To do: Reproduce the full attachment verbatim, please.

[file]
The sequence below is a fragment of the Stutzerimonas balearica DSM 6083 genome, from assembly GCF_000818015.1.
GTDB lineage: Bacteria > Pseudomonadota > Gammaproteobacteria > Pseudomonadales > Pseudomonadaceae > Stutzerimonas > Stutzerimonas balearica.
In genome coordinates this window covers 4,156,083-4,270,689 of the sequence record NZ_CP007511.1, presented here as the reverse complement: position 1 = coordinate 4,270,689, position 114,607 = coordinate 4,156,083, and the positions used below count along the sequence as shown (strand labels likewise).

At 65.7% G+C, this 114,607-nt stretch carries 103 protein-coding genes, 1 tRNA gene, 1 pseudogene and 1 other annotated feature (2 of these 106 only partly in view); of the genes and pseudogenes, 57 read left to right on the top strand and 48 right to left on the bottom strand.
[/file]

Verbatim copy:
The sequence below is a fragment of the Stutzerimonas balearica DSM 6083 genome, from assembly GCF_000818015.1.
GTDB lineage: Bacteria > Pseudomonadota > Gammaproteobacteria > Pseudomonadales > Pseudomonadaceae > Stutzerimonas > Stutzerimonas balearica.
In genome coordinates this window covers 4,156,083-4,270,689 of the sequence record NZ_CP007511.1, presented here as the reverse complement: position 1 = coordinate 4,270,689, position 114,607 = coordinate 4,156,083, and the positions used below count along the sequence as shown (strand labels likewise).

At 65.7% G+C, this 114,607-nt stretch carries 103 protein-coding genes, 1 tRNA gene, 1 pseudogene and 1 other annotated feature (2 of these 106 only partly in view); of the genes and pseudogenes, 57 read left to right on the top strand and 48 right to left on the bottom strand.